Airline Deregulation: Now Do It For Real

Bob Crandall, who used to run American Airlines, thinks that airline deregulation has been a failure and wants to re-regulate the whole thing. But his argument comes from the point of view of airlines, not of passengers:

Deregulation did bring lower fares and low-fare airlines like Southwest and JetBlue. But can anyone look at the state of the industry these days – it expects to lose as much as $6.1 billion this year – and say air travel’s grown more efficient or innovative?

…For passengers, Crandall’s plan means fewer flights and higher fares…

But what are the other options? Collectively, airlines have lost over $13 billion since deregulation, and that’s after you throw all the profitable years into the mix. Carriers are cutting routes fast, but with low-fare competitors still growing, so far they haven’t been able to raise fares enough to cover costs. We’ve seen 24 airlines go under or go bankrupt in the past six months alone…

Re-regulation would suck. But the alternative could be just as bad.

As a passenger, I don’t much care whether my airline is making or losing money. In some sense, if the airlines are all losing billions of dollars, then passengers must collectively be getting a bargain, since they’re all flying at well below cost.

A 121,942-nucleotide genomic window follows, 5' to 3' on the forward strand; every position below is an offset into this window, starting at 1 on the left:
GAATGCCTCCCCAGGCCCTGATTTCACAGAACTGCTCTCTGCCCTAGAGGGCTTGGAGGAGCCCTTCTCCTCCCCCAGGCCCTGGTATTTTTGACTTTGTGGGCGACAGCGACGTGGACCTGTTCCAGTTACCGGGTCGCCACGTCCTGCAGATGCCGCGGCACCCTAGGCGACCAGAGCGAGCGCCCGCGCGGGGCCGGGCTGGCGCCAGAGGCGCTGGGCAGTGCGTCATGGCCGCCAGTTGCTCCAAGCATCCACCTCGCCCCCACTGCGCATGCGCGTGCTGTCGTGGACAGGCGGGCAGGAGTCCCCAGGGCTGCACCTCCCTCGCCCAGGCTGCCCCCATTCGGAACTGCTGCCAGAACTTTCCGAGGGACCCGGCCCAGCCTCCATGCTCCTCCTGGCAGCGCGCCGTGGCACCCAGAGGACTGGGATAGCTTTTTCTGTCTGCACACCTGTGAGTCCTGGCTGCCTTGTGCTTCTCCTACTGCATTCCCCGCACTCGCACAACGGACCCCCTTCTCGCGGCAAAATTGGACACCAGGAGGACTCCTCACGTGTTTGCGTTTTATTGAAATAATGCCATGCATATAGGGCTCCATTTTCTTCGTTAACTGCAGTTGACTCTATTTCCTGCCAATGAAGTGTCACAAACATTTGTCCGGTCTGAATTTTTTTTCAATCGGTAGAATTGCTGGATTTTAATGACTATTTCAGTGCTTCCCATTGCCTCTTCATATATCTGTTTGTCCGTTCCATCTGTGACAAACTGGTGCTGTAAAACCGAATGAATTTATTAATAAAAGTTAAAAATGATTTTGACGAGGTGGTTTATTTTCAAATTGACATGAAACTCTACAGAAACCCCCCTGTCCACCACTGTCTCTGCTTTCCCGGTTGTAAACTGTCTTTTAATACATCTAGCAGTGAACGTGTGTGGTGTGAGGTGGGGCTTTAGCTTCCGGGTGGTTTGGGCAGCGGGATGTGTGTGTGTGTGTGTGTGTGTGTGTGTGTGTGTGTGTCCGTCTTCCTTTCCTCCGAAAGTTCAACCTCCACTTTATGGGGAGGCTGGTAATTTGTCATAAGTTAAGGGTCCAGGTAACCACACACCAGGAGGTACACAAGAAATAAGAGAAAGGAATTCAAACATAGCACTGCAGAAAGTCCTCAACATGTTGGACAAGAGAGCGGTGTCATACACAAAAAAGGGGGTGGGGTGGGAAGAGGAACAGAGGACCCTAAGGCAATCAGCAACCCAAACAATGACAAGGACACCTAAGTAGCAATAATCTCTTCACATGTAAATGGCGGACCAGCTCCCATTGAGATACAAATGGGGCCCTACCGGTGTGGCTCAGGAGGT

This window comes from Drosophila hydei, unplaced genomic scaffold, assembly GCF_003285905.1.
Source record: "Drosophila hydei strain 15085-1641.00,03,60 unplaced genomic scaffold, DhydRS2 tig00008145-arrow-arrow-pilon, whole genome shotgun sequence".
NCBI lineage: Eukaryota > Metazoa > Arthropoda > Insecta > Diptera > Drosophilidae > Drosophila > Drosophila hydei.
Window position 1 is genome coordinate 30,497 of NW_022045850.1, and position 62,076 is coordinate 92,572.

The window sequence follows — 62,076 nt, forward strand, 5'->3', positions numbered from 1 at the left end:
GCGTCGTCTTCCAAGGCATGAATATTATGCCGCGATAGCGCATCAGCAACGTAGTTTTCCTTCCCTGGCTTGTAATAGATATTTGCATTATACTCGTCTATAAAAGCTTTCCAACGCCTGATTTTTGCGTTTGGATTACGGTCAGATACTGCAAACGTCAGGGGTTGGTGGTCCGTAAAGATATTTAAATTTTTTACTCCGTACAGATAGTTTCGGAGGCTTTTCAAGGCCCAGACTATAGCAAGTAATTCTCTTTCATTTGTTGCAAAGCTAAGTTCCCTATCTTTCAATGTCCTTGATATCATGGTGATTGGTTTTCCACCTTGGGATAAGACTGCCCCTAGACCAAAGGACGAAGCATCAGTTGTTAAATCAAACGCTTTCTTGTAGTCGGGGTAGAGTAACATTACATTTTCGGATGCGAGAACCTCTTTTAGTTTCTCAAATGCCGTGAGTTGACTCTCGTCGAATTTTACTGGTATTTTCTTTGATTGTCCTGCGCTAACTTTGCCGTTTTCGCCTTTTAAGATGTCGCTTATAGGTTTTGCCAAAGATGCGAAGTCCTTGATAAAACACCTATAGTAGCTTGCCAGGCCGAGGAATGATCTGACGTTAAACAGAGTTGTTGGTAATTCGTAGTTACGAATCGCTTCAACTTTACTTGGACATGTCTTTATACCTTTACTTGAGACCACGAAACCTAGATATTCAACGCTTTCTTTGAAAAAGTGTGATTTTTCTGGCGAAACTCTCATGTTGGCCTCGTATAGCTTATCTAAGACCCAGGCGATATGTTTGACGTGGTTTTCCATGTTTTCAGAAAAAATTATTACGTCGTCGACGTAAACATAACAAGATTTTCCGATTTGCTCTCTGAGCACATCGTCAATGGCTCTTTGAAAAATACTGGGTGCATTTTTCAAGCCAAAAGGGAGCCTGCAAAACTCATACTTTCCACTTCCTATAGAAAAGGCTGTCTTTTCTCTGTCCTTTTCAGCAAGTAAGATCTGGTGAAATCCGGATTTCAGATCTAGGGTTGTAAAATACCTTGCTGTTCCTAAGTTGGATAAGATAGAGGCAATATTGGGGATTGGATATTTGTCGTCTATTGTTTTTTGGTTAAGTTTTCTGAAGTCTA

If lots of airlines go bankrupt, fine. It’s not going to stop them flying, most of the time. And if they do stop flying, that’s fine too. If you want to look at the effect of deregulation, don’t look at profits, look at passengers. Passenger miles on airplanes in the US have been steadily increasing since deregulation, and continue to increase despite all those industry losses.

Here’s the data: there have only been two years since 1981 that passenger miles decreased, and those were 2001 and 2002. Previously, the high point, in 2000, was 69.25 billion passenger ton-miles; the figure for 2007 was 79.74 billion. In other words, growth in air travel is vastly outstripping population growth, and people are flying more than they ever have in the past.

If the legacy carriers become a thing of the past, that might well be bad for Bob Crandall’s net worth. But the rest of us won’t mind too much: we’ll just go the way of the Europeans, and fly other airlines instead.

The US problem isn’t too much deregulation, it’s too little. All those ridiculous laws on foreign ownership and whatnot make barriers to entry far too high. Airlines should be like restaurants: lots of startups, lots of failures, and the occasional big success (like Southwest). As it is, just because three or four US airlines are struggling (no one really cares about the rest), people like Crandall think the entire business model is broken. Maybe the old one is, but I’m sure there are new ones which aren’t.

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